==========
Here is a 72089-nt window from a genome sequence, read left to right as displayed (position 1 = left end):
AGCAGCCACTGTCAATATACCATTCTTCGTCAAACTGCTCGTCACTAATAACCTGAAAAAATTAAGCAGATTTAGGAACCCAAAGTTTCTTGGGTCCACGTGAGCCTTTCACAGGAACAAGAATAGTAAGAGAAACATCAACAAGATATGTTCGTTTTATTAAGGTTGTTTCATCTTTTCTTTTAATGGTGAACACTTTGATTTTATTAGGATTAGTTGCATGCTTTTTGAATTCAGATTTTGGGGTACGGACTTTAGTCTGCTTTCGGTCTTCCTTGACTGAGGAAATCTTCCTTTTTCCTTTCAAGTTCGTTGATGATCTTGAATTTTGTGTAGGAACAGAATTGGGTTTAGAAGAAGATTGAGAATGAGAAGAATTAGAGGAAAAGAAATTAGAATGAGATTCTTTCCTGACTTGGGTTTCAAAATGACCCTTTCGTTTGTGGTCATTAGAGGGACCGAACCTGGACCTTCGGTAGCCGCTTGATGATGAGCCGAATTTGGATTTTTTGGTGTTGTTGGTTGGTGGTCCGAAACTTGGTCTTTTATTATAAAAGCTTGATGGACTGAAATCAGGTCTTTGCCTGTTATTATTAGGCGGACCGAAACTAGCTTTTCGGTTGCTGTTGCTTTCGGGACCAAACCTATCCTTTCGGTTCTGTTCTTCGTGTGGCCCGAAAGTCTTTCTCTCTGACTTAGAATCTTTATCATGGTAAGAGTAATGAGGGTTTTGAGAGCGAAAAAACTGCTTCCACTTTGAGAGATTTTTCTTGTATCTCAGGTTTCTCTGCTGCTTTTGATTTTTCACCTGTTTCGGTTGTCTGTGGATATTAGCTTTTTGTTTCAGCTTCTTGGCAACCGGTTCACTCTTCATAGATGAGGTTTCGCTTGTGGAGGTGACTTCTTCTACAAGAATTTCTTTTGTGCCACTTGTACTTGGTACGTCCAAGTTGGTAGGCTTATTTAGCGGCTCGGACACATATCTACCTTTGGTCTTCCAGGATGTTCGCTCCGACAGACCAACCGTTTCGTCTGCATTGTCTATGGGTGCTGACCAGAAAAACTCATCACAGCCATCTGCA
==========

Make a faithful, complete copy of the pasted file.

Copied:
Here is a 72089-nt window from a genome sequence, read left to right as displayed (position 1 = left end):
AGCAGCCACTGTCAATATACCATTCTTCGTCAAACTGCTCGTCACTAATAACCTGAAAAAATTAAGCAGATTTAGGAACCCAAAGTTTCTTGGGTCCACGTGAGCCTTTCACAGGAACAAGAATAGTAAGAGAAACATCAACAAGATATGTTCGTTTTATTAAGGTTGTTTCATCTTTTCTTTTAATGGTGAACACTTTGATTTTATTAGGATTAGTTGCATGCTTTTTGAATTCAGATTTTGGGGTACGGACTTTAGTCTGCTTTCGGTCTTCCTTGACTGAGGAAATCTTCCTTTTTCCTTTCAAGTTCGTTGATGATCTTGAATTTTGTGTAGGAACAGAATTGGGTTTAGAAGAAGATTGAGAATGAGAAGAATTAGAGGAAAAGAAATTAGAATGAGATTCTTTCCTGACTTGGGTTTCAAAATGACCCTTTCGTTTGTGGTCATTAGAGGGACCGAACCTGGACCTTCGGTAGCCGCTTGATGATGAGCCGAATTTGGATTTTTTGGTGTTGTTGGTTGGTGGTCCGAAACTTGGTCTTTTATTATAAAAGCTTGATGGACTGAAATCAGGTCTTTGCCTGTTATTATTAGGCGGACCGAAACTAGCTTTTCGGTTGCTGTTGCTTTCGGGACCAAACCTATCCTTTCGGTTCTGTTCTTCGTGTGGCCCGAAAGTCTTTCTCTCTGACTTAGAATCTTTATCATGGTAAGAGTAATGAGGGTTTTGAGAGCGAAAAAACTGCTTCCACTTTGAGAGATTTTTCTTGTATCTCAGGTTTCTCTGCTGCTTTTGATTTTTCACCTGTTTCGGTTGTCTGTGGATATTAGCTTTTTGTTTCAGCTTCTTGGCAACCGGTTCACTCTTCATAGATGAGGTTTCGCTTGTGGAGGTGACTTCTTCTACAAGAATTTCTTTTGTGCCACTTGTACTTGGTACGTCCAAGTTGGTAGGCTTATTTAGCGGCTCGGACACATATCTACCTTTGGTCTTCCAGGATGTTCGCTCCGACAGACCAACCGTTTCGTCTGCATTGTCTATGGGTGCTGACCAGAAAAACTCATCACAGCCATCTGCA